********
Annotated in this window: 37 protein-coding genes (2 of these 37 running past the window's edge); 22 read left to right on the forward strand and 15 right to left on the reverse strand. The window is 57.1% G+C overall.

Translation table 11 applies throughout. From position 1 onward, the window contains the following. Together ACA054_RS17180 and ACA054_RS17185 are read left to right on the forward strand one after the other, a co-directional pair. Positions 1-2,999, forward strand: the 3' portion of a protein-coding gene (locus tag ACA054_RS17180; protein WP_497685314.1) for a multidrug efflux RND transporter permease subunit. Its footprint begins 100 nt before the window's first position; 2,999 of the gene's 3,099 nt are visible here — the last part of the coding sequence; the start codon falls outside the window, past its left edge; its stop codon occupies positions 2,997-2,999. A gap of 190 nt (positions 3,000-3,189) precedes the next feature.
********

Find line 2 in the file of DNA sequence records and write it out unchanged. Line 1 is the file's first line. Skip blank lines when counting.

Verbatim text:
Translation table 11 applies throughout. From position 1 onward, the window contains the following. Together ACA054_RS17180 and ACA054_RS17185 are read left to right on the forward strand one after the other, a co-directional pair. Positions 1-2,999, forward strand: the 3' portion of a protein-coding gene (locus tag ACA054_RS17180; protein WP_497685314.1) for a multidrug efflux RND transporter permease subunit. Its footprint begins 100 nt before the window's first position; 2,999 of the gene's 3,099 nt are visible here — the last part of the coding sequence; the start codon falls outside the window, past its left edge; its stop codon occupies positions 2,997-2,999. A gap of 190 nt (positions 3,000-3,189) precedes the next feature.